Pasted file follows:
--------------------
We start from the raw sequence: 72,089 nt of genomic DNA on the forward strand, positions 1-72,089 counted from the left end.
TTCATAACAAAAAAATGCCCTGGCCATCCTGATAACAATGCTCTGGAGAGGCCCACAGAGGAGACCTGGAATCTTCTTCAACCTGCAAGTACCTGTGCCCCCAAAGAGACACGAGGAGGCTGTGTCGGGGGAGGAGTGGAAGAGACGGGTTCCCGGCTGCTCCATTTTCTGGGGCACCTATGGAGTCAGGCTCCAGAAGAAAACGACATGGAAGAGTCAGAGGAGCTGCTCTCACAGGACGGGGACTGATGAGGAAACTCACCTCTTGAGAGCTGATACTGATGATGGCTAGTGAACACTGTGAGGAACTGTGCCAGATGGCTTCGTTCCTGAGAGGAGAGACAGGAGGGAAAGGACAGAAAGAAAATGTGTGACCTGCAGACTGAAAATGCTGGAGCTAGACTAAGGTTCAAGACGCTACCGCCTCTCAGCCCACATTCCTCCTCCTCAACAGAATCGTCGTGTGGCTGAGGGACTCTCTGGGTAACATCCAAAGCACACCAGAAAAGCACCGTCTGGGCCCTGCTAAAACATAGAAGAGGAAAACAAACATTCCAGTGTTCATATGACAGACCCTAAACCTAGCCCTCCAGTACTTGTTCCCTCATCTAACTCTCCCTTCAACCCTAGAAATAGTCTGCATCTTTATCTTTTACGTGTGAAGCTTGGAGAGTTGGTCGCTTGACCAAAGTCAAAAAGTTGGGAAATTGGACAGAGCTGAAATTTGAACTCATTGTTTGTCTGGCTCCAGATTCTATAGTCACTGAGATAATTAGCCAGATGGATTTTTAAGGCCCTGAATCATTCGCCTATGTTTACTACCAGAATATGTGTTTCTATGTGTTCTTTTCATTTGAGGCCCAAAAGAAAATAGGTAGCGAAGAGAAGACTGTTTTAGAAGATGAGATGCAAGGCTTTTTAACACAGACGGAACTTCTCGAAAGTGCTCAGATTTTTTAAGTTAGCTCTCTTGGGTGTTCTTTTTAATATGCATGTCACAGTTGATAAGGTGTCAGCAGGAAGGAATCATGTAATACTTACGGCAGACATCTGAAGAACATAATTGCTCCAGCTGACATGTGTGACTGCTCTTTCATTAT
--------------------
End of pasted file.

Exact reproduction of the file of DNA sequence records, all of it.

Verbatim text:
We start from the raw sequence: 72,089 nt of genomic DNA on the forward strand, positions 1-72,089 counted from the left end.
TTCATAACAAAAAAATGCCCTGGCCATCCTGATAACAATGCTCTGGAGAGGCCCACAGAGGAGACCTGGAATCTTCTTCAACCTGCAAGTACCTGTGCCCCCAAAGAGACACGAGGAGGCTGTGTCGGGGGAGGAGTGGAAGAGACGGGTTCCCGGCTGCTCCATTTTCTGGGGCACCTATGGAGTCAGGCTCCAGAAGAAAACGACATGGAAGAGTCAGAGGAGCTGCTCTCACAGGACGGGGACTGATGAGGAAACTCACCTCTTGAGAGCTGATACTGATGATGGCTAGTGAACACTGTGAGGAACTGTGCCAGATGGCTTCGTTCCTGAGAGGAGAGACAGGAGGGAAAGGACAGAAAGAAAATGTGTGACCTGCAGACTGAAAATGCTGGAGCTAGACTAAGGTTCAAGACGCTACCGCCTCTCAGCCCACATTCCTCCTCCTCAACAGAATCGTCGTGTGGCTGAGGGACTCTCTGGGTAACATCCAAAGCACACCAGAAAAGCACCGTCTGGGCCCTGCTAAAACATAGAAGAGGAAAACAAACATTCCAGTGTTCATATGACAGACCCTAAACCTAGCCCTCCAGTACTTGTTCCCTCATCTAACTCTCCCTTCAACCCTAGAAATAGTCTGCATCTTTATCTTTTACGTGTGAAGCTTGGAGAGTTGGTCGCTTGACCAAAGTCAAAAAGTTGGGAAATTGGACAGAGCTGAAATTTGAACTCATTGTTTGTCTGGCTCCAGATTCTATAGTCACTGAGATAATTAGCCAGATGGATTTTTAAGGCCCTGAATCATTCGCCTATGTTTACTACCAGAATATGTGTTTCTATGTGTTCTTTTCATTTGAGGCCCAAAAGAAAATAGGTAGCGAAGAGAAGACTGTTTTAGAAGATGAGATGCAAGGCTTTTTAACACAGACGGAACTTCTCGAAAGTGCTCAGATTTTTTAAGTTAGCTCTCTTGGGTGTTCTTTTTAATATGCATGTCACAGTTGATAAGGTGTCAGCAGGAAGGAATCATGTAATACTTACGGCAGACATCTGAAGAACATAATTGCTCCAGCTGACATGTGTGACTGCTCTTTCATTAT